Katy Perry improperly copied a 2008 Christian rap song with her 2013 hit, Dark Horse, a jury has found.
The decision, which came down Monday morning in a Los Angeles courtroom, stemmed from a lawsuit filed back in 2014 by musician Marcus Gray and his team of songwriters.
Gray, best known as Flame, accused Perry, 34, of using instrumental elements of his original — and underground — song, Joyful Noise, without permission.
The plaintiffs targeted not only Perry, but her team as well, including co-songwriters: Cirkut, Dr. Luke, Max Martin, Sarah Hudson and American rapper Juicy J, who is also featured on Dark Horse.
The Associated Press confirmed Perry’s loss on Tuesday. According to AP reports, she was not present when the decision was made.
Although the verdict was that the Roar singer was guilty of copyright infringement, the trial is not yet complete.
On Tuesday, the penalty phase is scheduled to take place, which will determine exactly how much Perry and the other five defendants owe the plaintiffs as a result of their acts of plagiarism.
The final day of the trial is set to begin with opening arguments between both parties.
Katy Perry seen shopping at Liberty London on May 1, 2019 in London, England.
Although the defendants were sued only for the usage of specific notes and beats in Dark Horse, none of the writers were left off the hook.
Perry and Hudson wrote the lyrics together, while Juicy J provided his own verse. Neither utilized any elements from Joyful Noise, however, the jurors found that all six writers were guilty of copyright infringement.
As reported by the Associated Press, Gray’s attorneys argued that the main instrumental beat used throughout most of Dark Horse was “substantially similar” to those of Joyful Noise.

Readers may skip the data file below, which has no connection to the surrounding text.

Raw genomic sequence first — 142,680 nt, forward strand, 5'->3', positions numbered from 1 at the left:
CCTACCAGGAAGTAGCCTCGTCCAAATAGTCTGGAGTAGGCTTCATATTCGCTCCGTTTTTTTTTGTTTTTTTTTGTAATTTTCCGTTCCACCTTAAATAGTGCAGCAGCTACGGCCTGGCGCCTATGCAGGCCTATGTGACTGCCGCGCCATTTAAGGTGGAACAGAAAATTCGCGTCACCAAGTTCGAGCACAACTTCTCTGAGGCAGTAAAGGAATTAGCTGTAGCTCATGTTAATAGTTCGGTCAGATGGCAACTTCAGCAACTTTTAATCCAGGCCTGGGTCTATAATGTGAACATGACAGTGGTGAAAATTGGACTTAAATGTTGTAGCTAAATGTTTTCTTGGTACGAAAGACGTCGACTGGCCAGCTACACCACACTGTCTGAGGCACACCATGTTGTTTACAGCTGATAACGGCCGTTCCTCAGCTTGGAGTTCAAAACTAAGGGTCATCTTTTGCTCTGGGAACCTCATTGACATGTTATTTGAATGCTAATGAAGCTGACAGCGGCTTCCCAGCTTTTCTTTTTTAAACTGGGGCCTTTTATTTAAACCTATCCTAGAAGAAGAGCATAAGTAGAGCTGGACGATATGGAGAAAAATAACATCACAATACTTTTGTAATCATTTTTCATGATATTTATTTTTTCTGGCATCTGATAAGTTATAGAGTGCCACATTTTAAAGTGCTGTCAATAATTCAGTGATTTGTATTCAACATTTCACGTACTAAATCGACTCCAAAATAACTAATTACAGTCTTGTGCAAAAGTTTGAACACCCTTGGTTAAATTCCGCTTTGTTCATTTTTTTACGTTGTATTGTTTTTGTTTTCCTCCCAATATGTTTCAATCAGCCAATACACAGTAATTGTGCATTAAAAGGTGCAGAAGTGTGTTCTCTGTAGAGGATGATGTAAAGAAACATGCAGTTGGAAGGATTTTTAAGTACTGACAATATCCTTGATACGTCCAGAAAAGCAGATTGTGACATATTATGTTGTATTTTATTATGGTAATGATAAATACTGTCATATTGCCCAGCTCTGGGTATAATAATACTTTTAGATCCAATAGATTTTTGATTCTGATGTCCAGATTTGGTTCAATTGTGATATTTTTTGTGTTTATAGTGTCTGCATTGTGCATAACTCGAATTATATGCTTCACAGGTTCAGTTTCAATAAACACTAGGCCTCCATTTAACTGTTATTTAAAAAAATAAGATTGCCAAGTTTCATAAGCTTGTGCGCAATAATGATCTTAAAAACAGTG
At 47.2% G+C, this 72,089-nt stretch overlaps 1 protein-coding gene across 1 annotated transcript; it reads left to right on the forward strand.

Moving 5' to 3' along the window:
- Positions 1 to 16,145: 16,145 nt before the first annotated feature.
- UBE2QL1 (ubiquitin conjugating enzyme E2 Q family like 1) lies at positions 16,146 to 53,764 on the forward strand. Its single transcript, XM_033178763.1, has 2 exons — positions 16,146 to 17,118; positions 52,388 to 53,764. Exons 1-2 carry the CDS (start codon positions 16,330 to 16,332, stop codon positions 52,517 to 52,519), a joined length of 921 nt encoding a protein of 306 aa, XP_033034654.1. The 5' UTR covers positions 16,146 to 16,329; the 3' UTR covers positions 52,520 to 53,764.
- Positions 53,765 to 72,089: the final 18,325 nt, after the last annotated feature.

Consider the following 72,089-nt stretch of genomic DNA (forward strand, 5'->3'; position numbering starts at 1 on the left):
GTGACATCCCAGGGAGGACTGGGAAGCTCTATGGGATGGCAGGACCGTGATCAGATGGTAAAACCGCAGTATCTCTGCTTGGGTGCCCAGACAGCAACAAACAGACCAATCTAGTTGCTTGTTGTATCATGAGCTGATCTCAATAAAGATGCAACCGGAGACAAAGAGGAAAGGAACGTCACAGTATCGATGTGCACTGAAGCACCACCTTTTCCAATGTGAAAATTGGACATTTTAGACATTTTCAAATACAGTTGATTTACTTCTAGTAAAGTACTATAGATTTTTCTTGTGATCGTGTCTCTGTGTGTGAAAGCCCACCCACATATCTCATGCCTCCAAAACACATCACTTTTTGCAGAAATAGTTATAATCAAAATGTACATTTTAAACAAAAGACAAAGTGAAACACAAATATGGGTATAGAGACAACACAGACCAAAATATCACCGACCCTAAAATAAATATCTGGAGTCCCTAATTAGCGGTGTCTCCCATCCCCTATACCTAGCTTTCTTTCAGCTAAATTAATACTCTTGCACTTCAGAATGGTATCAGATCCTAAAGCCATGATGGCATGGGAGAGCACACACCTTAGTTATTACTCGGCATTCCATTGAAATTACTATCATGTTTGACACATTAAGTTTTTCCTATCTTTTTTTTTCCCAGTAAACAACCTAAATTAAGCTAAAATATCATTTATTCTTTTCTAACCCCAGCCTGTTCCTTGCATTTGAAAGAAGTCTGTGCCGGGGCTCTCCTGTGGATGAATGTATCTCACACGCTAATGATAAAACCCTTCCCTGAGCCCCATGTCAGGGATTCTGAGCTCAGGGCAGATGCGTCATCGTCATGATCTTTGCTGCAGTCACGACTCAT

During her official testimony, nearly two weeks ago, Perry claimed that before the lawsuit came about, she had heard of neither Joyful Noise or Gray.
Perry’s own lawyer, Christine Lepera, backed her up by saying that the musical elements used in Dark Horse are so simple that it would affect the majority of songwriters.
“They’re trying to own basic building blocks of music, the alphabet of music that should be available to everyone,” Lepera claimed during Thursday’s closing arguments.
Their musical expert claimed that the Dark Horse beat was almost as simple as the centuries-old children’s nursery rhyme, Mary Had a Little Lamb.
The jury disagreed with the defendants’ arguments, deciding that the elements used in Joyful Noise were original enough to hold copyright standards.
The music video for Dark Horse currently holds more than 2.6 billion views on YouTube alone, as opposed to Joyful Noise’s 2.4 million.
— With files from the Associated Press
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